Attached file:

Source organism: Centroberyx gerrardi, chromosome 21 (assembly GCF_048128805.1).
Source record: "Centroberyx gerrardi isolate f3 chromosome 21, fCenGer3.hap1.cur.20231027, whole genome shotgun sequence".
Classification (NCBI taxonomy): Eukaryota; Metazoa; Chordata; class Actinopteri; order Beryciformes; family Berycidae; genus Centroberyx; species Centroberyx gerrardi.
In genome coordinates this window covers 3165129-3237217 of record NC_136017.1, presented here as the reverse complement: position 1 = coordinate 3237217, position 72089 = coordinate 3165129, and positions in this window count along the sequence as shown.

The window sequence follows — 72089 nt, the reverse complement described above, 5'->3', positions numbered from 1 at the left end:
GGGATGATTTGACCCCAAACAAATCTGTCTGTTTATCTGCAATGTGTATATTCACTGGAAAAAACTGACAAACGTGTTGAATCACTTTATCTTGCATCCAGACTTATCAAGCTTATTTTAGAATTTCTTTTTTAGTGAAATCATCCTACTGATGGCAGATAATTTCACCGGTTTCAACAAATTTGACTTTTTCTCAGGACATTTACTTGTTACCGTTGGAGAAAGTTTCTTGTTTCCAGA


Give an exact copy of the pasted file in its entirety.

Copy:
Source organism: Centroberyx gerrardi, chromosome 21 (assembly GCF_048128805.1).
Source record: "Centroberyx gerrardi isolate f3 chromosome 21, fCenGer3.hap1.cur.20231027, whole genome shotgun sequence".
Classification (NCBI taxonomy): Eukaryota; Metazoa; Chordata; class Actinopteri; order Beryciformes; family Berycidae; genus Centroberyx; species Centroberyx gerrardi.
In genome coordinates this window covers 3165129-3237217 of record NC_136017.1, presented here as the reverse complement: position 1 = coordinate 3237217, position 72089 = coordinate 3165129, and positions in this window count along the sequence as shown.

The window sequence follows — 72089 nt, the reverse complement described above, 5'->3', positions numbered from 1 at the left end:
GGGATGATTTGACCCCAAACAAATCTGTCTGTTTATCTGCAATGTGTATATTCACTGGAAAAAACTGACAAACGTGTTGAATCACTTTATCTTGCATCCAGACTTATCAAGCTTATTTTAGAATTTCTTTTTTAGTGAAATCATCCTACTGATGGCAGATAATTTCACCGGTTTCAACAAATTTGACTTTTTCTCAGGACATTTACTTGTTACCGTTGGAGAAAGTTTCTTGTTTCCAGA